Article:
Cost of Absenteeism on the Rise According to Survey

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A recent Commerce Clearing House survey found that the cost of absenteeism in the workplace is on the rise, and that nearly two thirds of days claimed as sick days are being used for personal or family-related reasons.

CCH interviewed 333 human resources executives and discovered that companies are spending as much as $789 per employee per year to cover the cost of absenteeism. Employers use a variety of methods for combating abuse of sick pay programs. "The challenge for employers is finding the right balance of work-life and absence control programs to help their employees address issues that compete with showing up," said Lori Rosen, CCH analyst.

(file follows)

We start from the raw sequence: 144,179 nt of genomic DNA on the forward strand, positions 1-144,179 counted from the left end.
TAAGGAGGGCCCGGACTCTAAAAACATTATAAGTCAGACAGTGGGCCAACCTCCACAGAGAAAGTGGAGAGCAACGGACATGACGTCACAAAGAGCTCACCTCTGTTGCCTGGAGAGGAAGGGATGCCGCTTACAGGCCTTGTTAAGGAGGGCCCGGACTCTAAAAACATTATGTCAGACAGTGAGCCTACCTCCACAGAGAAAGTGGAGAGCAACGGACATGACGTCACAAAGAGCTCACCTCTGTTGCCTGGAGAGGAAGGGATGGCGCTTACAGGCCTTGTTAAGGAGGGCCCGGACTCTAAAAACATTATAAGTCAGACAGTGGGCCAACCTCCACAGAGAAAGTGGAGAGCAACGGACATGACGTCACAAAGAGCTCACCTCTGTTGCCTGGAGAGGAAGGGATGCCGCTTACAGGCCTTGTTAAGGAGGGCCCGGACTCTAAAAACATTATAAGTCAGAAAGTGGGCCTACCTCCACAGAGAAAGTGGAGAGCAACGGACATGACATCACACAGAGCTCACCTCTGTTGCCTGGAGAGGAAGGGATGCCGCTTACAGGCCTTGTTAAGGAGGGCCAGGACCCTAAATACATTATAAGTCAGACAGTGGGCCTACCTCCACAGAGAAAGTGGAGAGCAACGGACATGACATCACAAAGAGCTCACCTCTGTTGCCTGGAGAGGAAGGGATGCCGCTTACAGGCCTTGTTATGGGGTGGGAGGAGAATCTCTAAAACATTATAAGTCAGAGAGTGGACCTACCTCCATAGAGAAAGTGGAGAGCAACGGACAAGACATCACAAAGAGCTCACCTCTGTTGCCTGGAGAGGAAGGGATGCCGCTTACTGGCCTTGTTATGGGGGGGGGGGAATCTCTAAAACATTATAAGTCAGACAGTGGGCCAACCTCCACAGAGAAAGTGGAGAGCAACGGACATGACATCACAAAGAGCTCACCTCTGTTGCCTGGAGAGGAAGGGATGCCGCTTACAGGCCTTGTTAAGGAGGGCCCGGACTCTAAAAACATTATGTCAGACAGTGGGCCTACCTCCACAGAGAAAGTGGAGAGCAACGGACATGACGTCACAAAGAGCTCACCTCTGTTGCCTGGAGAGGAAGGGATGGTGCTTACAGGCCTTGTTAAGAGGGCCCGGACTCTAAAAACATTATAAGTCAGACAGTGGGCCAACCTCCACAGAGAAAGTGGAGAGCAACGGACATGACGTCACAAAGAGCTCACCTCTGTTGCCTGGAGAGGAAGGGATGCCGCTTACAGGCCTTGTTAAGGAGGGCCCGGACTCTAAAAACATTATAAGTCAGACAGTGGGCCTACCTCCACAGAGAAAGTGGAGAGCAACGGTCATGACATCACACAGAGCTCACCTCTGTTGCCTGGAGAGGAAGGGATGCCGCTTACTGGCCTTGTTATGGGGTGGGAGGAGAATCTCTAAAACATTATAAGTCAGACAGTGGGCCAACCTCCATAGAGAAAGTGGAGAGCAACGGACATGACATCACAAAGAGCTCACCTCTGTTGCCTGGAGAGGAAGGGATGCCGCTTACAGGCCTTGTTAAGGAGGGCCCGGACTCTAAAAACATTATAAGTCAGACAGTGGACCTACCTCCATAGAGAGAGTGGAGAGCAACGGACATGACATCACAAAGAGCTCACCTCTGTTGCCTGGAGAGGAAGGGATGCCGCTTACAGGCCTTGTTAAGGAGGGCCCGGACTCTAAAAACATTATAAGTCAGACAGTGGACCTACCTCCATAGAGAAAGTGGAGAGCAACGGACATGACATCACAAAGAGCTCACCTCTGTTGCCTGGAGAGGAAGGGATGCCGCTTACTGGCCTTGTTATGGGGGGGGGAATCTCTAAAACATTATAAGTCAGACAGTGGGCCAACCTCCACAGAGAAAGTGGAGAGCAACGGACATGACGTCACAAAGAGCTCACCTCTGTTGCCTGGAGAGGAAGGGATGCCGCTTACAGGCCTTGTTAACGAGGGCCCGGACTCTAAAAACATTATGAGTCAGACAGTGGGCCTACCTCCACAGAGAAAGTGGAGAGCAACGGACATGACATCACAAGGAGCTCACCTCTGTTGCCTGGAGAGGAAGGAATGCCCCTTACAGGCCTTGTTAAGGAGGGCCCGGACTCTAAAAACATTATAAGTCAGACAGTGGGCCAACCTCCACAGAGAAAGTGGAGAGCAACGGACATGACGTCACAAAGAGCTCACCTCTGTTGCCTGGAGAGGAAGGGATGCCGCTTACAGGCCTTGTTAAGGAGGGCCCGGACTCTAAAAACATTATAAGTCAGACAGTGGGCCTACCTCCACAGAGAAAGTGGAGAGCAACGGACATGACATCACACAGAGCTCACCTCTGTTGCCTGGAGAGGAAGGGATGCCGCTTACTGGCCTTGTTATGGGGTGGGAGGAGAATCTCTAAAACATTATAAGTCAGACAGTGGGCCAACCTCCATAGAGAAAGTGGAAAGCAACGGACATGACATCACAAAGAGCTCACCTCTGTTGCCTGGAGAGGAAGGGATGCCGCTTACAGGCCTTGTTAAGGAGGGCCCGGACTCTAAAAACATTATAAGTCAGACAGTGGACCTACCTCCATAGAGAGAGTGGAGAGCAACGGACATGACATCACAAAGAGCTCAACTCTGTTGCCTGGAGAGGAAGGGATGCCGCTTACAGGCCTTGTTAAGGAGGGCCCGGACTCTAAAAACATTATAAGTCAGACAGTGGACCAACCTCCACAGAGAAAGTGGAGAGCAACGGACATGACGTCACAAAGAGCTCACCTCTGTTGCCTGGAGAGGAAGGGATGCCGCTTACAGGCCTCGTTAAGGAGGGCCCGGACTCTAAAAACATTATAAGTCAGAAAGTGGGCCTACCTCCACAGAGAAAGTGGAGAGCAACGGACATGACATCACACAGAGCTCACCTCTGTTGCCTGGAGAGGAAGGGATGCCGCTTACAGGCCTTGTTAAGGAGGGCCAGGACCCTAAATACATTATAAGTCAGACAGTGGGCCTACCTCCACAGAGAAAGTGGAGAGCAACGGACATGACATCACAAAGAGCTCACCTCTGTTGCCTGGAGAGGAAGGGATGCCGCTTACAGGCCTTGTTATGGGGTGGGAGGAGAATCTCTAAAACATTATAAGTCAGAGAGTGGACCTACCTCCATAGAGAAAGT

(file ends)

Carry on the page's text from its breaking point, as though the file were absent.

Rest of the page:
The four most effective methods of absence control, according to survey results, are the following:

  • Paid leave banks (PTOs) - employees are given a total number of days each year that are available for sick, vacation, and personal time. The employee may choose how to use the available time off.
  • Buy-back plans - employers pay employees for unused sick days.
  • Disciplinary programs - Considered the least effective of the four programs, many companies find disciplining employees who use sick time for personal reasons can lower morale. The reverse is true as well. Companies with good morale have fewer unscheduled absences. Disciplinary programs are the most common form of combating absenteeism.
  • Bonus program - Employees are rewarded for good attendance.

The survey does not address the potential downside of programs that discourage employees to use sick time, such as possibly providing encouragement for sick employees to return to work before they are healthy.

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